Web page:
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I have two machines (with Centos 7.3 on both) connected via 1G switch. When I measure UDP thoughput between macines with iperf it gives about 850 Mbit/s. However when I measure multicast UDP thoughput it results in something like 95 Mbit/s (almost 10x slowdown).

What are possible causes for that?

Sample output for unicast:

$ iperf -c 192.168.1.11 -u -b 9900m -f m -i 5 -t 30 -w 1m
------------------------------------------------------------
Client connecting to 192.168.1.11, UDP port 5001
Sending 1470 byte datagrams, IPG target: 1.19 us (kalman adjust)
UDP buffer size: 2.00 MByte (WARNING: requested 1.00 MByte)
------------------------------------------------------------
[  3] local 192.168.1.208 port 52738 connected with 192.168.1.11 port 5001
[ ID] Interval       Transfer     Bandwidth
[  3]  0.0- 5.0 sec   503 MBytes   845 Mbits/sec
[  3]  5.0-10.0 sec   507 MBytes   850 Mbits/sec
[  3] 10.0-15.0 sec   500 MBytes   839 Mbits/sec
[  3] 15.0-20.0 sec   499 MBytes   837 Mbits/sec
[  3] 20.0-25.0 sec   497 MBytes   834 Mbits/sec
[  3] 25.0-30.0 sec   501 MBytes   841 Mbits/sec
[  3]  0.0-30.0 sec  3008 MBytes   841 Mbits/sec
[  3] Sent 2145384 datagrams
[  3] Server Report:
[  3]  0.0-30.0 sec  3008 MBytes   841 Mbits/sec   0.406 ms    0/2145384 (0%)

Sample output for multicast:

$ iperf -c 239.255.1.3 -u -b 990m -f m -i 5 -t 30 -w 1m
------------------------------------------------------------
Client connecting to 239.255.1.3, UDP port 5001
Sending 1470 byte datagrams, IPG target: 11.88 us (kalman adjust)
Setting multicast TTL to 1
UDP buffer size: 2.00 MByte (WARNING: requested 1.00 MByte)
------------------------------------------------------------
[  3] local 192.168.1.208 port 53248 connected with 239.255.1.3 port 5001
[ ID] Interval       Transfer     Bandwidth
[  3]  0.0- 5.0 sec  57.2 MBytes  95.9 Mbits/sec
[  3]  5.0-10.0 sec  57.0 MBytes  95.6 Mbits/sec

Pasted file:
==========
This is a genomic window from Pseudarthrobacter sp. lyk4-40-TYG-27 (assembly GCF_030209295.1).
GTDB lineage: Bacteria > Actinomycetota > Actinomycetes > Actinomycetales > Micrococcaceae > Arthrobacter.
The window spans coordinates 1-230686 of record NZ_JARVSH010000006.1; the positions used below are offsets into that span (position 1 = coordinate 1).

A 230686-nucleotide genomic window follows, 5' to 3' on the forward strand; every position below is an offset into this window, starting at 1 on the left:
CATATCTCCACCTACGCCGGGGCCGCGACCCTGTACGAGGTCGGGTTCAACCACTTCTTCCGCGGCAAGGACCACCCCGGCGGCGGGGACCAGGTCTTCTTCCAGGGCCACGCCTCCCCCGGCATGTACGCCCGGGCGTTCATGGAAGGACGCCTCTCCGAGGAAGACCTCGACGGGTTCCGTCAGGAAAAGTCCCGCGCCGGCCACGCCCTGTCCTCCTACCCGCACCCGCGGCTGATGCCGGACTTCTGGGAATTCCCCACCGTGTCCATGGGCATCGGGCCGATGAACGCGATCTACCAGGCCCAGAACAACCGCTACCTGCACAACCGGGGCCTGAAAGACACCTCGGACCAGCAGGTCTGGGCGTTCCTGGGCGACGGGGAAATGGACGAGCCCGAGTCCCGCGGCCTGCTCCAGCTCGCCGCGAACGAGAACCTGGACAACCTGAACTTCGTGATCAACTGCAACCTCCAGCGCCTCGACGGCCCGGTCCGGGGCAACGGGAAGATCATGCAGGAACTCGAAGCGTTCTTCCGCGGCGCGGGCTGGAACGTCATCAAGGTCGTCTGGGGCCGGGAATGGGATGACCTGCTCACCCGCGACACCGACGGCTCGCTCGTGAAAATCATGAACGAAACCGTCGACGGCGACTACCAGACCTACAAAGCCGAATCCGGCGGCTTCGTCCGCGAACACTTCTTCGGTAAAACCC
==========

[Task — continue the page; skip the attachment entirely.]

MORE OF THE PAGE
[  3] 10.0-15.0 sec  56.4 MBytes  94.6 Mbits/sec
[  3] 15.0-20.0 sec  56.4 MBytes  94.6 Mbits/sec
[  3] 20.0-25.0 sec  56.4 MBytes  94.6 Mbits/sec
[  3] 25.0-30.0 sec  54.5 MBytes  91.4 Mbits/sec
[  3]  0.0-30.0 sec   338 MBytes  94.3 Mbits/sec
[  3] Sent 240946 datagrams

Some observations:

  • The problem is symmetrical (switching positions of iperf client and server does not help)
  • According to iptraf-ng traffic on the sender's side is already low. However I don't know if I can trust it.

Upd: Switch: Netgear GS108 (unmanaged)

  • 1
    What is the switch? Perhaps its backplane is a bottleneck. – EEAA May 4 '17 at 12:35
  • >What is the switch? Perhaps its backplane is a bottleneck I agree with this, the backplane is a regular bottleneck. – Net Runner May 4 '17 at 14:02
  • Bandwidth for this switch is 16 Gbps (according to the spec). Seems like should be OK for 8 ports. Also I'm not sure if issue with switch can explain low traffic (95Mbit/s) on the sender's side. – Alexei Osipov May 4 '17 at 14:29
  • 3
    Do you have something else connected to the switch that could be slowing down the traffic. The bandwidth figures of 91-96 Mbit/s are suspiciously near 100 Mbit/s, maybe there is a port that is operating at 100 Mbit/s. Or this could be an inherent limitation of the switch, as the comments above suggest. Anyway, you could analyze the traffic (with Wireshark, e.g.) to see if the switch is sending pause frames to perform flow control. See this article. – Johan Myréen May 5 '17 at 12:40
  • 1
    Yes, Johan Myréen was right. Disconnecting uplink from the switch fixed the multicast speed issue. So when there are only two machines connected to the switch the multicast works at full speed. Btw, the uplink was 1Gbit too. Seems like flow control from uplink side was limiting speed to 100 Mbit. – Alexei Osipov May 23 '17 at 16:05

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